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WEDNESDAY, AUGUST 8, 2007
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Hartselle schools close to having 2-month reserve

By Deangelo McDaniel
dmcdaniel@decaturdaily.com 340-2469

HARTSELLE — The Hartselle City School system is "very close" to meeting the state's recommendation of a two-month operating reserve, custodian of funds Sarita Tapscott said.

"We're required by law to have one month, but we're very close to getting two," she said.

Tapscott said it costs about $1.8 million per month to operate the school system.

The $28.2 million budget the board passed at Monday's meeting is the largest in the system's history.

It predicts an ending balance of $4.7 million on Sept. 30,
2008.

Tapscott explained that some of that money is allocated for projects that may not be completed at the end of the next fiscal year.

"This is why we don't fully have two months of operating money in reserve," she said.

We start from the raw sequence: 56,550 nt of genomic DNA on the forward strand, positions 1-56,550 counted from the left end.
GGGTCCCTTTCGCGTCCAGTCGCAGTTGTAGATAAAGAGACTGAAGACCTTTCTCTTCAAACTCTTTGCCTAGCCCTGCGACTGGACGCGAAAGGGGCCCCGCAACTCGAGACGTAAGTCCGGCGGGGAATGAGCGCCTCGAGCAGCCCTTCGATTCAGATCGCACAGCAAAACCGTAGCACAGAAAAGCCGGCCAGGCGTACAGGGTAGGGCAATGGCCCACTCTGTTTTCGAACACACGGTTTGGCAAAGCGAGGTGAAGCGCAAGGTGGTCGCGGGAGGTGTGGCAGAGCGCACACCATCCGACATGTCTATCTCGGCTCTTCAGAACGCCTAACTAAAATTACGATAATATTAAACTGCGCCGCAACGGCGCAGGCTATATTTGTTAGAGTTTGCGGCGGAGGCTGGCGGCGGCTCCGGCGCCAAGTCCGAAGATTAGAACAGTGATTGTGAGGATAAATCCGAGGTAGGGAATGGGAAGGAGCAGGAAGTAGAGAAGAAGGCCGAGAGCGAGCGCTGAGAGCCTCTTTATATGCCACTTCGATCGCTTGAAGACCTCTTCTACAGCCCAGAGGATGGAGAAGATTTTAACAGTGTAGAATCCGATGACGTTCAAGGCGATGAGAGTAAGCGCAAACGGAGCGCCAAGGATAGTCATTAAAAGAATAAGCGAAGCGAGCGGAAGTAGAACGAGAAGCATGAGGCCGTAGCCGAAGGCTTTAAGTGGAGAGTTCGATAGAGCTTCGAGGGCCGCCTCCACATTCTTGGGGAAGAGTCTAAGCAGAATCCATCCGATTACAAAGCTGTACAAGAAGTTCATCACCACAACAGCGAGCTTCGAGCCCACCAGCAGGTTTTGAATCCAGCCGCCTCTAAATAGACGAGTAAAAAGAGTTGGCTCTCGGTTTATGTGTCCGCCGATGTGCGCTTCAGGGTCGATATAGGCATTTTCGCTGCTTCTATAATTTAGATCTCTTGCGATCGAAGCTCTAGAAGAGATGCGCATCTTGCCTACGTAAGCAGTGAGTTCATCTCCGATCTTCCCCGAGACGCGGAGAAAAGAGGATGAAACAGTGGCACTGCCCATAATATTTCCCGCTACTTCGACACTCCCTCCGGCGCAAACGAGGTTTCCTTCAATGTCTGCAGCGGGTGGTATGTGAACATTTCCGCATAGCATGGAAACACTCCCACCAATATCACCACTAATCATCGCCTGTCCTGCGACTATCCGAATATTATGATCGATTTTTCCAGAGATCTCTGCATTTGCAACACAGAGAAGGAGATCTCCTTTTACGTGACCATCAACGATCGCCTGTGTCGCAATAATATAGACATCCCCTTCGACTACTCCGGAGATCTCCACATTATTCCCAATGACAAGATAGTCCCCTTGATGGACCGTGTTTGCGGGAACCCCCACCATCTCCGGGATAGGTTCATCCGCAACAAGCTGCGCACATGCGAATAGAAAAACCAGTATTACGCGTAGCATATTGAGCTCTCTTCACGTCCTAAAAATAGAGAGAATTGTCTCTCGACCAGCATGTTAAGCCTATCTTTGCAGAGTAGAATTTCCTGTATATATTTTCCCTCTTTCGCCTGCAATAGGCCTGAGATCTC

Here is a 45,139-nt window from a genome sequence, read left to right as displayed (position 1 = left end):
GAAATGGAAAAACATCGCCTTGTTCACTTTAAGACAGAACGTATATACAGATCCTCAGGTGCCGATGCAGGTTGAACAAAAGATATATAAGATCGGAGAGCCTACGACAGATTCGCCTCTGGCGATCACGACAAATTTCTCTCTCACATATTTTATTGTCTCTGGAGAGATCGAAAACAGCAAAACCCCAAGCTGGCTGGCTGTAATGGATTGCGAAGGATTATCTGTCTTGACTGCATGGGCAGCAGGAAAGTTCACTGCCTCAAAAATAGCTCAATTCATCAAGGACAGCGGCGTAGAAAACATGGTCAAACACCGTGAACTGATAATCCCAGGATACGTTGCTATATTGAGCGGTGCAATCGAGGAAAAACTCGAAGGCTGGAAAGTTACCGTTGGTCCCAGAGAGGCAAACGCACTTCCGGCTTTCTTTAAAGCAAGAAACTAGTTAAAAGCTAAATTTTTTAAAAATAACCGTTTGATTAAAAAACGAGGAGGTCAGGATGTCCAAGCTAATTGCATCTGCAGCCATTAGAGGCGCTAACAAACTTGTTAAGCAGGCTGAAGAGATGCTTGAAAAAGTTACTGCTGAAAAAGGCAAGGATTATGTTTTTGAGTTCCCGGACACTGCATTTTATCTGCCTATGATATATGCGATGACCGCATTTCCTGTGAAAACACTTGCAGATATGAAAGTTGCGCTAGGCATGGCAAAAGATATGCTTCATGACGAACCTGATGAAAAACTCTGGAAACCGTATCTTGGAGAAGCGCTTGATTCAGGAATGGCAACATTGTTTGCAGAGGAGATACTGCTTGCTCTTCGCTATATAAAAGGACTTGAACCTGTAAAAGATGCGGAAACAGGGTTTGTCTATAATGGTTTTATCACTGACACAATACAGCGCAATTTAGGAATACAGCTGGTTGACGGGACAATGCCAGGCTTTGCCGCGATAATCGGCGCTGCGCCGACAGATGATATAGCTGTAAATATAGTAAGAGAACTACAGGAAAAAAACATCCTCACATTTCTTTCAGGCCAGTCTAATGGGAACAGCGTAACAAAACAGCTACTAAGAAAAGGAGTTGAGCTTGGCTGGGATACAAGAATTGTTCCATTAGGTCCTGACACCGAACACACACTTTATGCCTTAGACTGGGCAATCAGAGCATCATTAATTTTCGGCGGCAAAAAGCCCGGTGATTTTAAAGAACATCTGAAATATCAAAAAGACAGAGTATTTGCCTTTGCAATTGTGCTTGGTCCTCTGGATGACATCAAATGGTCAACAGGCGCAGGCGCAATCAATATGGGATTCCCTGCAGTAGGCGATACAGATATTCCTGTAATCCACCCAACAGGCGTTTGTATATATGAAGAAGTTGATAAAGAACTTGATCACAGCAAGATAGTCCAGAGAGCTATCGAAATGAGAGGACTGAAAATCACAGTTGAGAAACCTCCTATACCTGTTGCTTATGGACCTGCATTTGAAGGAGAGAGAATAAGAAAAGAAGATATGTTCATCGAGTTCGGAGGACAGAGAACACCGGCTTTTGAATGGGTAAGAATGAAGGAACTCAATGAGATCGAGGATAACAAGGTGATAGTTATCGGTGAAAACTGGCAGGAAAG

Shifting costs

The system is closer than when William Michael Reed became superintendent, in part, because Hartselle has trimmed its local teacher units from 21 to 17.04 in three years.

Local units are teachers the board employs in addition to what the state provides.

The system uses local revenue, which is money the board can use at its discretion, to pay salaries and benefits for local teachers.

The local units will cost Hartselle about $1.4 million next year.

All local teaching units, including the superintendent, will receive a state-mandated 7 percent pay raise.

These raises will cost Hartselle about $150,000, according to board Chairman Dr. Andy Dukes.

Tapscott said Hartselle saved money this year by classifying its highest-paid teachers as state units.

School systems earn state units based on average daily membership of students. The state, however, does not say whether teachers are state or local units.

A teacher with 20 years of experience and a master's degree, for example, will make more money than a first-year teacher with a bachelor's degree.

Hartselle, like most school systems in the state, usually calls the first-year teacher a local unit.

"We did a lot of moving around," Tapscott said.

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